UnNews:Phoenix Lander discovers dirt on Mars
26 May 2008
While spacecraft previously sent to the Red Planet have discovered hints of dirt in the Martian crust, astronomers had no direct evidence of the dust present on the planet until the Phoenix Lander completed its 422-million mile journey on Sunday evening.
"Not only do we have evidence that there was dirt on the surface of Mars billions of years ago, but these images clearly show that dirt can still be found there in abundance," he said. "Other missions have only hinted at the sheer volume of rocks and soil on Mars."
"Follow the dirt" has been NASA's motto for Mars exploration since the 1970s, and missions to the planet have radically challenged prior understandings of the planet. The agency's Viking landers stunned astronomers by finding what Carl Sagan described as a "awhole goddamn lot of rocks" in 1976. Subsequent missions, including the Spirit and Opportunity rovers, have yielded even more suggestions of the existence of dirt on Mars.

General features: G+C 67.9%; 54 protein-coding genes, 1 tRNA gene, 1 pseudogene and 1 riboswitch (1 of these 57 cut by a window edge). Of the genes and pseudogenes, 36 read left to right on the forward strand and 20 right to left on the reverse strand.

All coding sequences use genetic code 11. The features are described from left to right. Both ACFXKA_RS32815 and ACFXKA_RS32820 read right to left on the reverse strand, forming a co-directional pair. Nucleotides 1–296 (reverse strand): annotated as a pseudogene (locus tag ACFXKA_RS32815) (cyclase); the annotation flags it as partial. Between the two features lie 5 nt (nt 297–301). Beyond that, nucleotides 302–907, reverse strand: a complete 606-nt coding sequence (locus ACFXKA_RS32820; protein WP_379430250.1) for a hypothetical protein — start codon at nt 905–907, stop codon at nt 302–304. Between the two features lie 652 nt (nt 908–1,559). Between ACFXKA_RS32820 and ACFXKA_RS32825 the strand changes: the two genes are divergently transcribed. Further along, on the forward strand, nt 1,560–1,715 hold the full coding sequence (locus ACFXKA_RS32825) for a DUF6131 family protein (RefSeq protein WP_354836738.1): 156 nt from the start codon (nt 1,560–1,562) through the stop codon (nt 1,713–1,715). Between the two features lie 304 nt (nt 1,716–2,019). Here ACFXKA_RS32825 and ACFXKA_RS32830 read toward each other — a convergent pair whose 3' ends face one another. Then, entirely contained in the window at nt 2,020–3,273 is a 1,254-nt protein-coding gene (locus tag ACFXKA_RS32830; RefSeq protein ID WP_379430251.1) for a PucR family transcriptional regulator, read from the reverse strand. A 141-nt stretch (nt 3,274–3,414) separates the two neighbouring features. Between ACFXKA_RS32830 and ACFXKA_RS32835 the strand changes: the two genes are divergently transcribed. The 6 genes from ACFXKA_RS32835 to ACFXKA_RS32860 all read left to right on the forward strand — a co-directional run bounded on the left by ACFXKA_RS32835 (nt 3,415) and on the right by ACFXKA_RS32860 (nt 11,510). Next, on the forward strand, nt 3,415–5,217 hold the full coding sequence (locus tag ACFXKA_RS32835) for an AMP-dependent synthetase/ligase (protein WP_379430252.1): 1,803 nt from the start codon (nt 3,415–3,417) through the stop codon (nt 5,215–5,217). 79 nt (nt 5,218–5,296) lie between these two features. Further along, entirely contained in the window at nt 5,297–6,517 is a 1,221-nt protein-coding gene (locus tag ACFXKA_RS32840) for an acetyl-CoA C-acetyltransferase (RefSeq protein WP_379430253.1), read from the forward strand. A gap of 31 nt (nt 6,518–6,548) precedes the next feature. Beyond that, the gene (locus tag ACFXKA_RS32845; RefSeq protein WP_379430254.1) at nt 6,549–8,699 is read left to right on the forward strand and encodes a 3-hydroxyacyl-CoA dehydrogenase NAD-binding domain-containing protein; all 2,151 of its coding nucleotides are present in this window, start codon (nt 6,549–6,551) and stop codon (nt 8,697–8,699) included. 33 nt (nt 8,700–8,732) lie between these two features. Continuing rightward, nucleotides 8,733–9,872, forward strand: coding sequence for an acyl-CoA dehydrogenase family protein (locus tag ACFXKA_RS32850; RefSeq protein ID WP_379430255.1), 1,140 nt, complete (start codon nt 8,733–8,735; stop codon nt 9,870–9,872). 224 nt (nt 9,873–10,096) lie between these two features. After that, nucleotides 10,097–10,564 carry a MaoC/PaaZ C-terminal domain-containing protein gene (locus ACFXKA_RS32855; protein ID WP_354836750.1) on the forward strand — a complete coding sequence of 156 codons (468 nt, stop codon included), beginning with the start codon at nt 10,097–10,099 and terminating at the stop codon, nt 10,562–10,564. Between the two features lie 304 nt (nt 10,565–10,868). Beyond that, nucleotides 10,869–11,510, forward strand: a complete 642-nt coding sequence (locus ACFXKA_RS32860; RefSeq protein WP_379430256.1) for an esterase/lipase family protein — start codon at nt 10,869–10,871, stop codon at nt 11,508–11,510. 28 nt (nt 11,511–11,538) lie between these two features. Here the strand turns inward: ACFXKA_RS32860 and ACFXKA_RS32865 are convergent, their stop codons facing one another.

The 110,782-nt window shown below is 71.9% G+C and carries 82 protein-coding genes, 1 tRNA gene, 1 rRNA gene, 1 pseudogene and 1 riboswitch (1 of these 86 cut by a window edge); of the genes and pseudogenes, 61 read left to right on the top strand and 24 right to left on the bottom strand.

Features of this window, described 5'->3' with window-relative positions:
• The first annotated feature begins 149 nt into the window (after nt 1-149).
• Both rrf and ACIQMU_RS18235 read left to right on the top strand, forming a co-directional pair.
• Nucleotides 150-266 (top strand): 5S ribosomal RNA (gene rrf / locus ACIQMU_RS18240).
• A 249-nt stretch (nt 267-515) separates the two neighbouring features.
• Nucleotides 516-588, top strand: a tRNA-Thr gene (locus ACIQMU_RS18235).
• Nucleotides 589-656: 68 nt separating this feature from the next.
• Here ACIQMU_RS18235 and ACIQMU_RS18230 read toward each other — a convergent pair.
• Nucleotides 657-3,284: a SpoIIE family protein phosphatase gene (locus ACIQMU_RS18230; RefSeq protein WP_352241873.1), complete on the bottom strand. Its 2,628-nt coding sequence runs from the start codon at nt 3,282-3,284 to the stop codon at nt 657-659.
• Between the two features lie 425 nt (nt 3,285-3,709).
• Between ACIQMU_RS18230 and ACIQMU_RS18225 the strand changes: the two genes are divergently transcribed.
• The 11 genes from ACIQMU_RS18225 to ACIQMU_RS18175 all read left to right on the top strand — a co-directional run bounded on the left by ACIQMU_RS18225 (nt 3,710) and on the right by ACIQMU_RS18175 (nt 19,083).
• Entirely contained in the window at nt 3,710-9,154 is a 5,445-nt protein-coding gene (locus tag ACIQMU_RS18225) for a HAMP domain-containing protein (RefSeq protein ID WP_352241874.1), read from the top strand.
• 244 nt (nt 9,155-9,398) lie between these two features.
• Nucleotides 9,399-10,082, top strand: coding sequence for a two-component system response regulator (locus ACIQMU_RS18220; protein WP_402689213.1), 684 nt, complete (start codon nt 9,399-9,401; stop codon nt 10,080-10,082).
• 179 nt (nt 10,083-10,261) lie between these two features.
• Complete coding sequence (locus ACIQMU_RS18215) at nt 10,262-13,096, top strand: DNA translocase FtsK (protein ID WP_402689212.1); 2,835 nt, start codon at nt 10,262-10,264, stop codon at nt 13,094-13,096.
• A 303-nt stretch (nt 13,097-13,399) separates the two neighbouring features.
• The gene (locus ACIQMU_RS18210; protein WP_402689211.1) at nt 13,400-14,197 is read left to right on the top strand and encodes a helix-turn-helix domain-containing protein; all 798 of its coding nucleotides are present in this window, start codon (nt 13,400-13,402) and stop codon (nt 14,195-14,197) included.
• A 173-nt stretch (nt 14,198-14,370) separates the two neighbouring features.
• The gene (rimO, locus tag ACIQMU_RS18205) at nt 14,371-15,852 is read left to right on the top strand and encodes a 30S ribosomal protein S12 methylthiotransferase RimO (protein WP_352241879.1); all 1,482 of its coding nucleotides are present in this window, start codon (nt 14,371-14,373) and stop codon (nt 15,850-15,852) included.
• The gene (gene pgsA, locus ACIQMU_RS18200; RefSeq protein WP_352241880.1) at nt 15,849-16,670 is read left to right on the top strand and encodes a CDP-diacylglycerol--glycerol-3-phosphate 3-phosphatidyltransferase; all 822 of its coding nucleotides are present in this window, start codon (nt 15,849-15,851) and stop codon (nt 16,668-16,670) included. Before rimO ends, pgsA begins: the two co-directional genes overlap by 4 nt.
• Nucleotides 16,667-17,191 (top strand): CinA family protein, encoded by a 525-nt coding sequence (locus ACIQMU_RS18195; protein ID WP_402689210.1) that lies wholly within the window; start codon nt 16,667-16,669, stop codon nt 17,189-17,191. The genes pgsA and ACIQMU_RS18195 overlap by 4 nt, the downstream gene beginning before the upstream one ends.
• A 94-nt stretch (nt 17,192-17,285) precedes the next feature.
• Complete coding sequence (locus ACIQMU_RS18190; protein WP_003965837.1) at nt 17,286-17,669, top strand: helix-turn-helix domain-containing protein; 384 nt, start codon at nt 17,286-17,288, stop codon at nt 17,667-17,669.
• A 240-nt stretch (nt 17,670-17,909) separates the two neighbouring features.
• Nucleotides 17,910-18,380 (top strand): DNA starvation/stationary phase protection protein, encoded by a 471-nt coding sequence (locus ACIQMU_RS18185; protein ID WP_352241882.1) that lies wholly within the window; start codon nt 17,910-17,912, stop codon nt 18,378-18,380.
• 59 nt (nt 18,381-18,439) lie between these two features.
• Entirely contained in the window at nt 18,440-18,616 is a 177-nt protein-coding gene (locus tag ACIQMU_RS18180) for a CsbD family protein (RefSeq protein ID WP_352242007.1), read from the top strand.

After a diagnostic check, Phoenix will deploy a robotic arm to analyze the composition of dirt, and whether it is wet, damp or dusty.
Of the $420 million spent on the dirt-confirming mission, $37 million contributed to a built-in weather station, which will soon reveal whether the climate of Mars is typically sunny or windy, or possibly even both.
The next major NASA mission will be the Jupiter Zeus Flyer, a $798 million mission to confirm that there is gas on Jupiter.
- Kenneth Chang "Scientists find dirt on Mars." The New York Times, May 26, 2008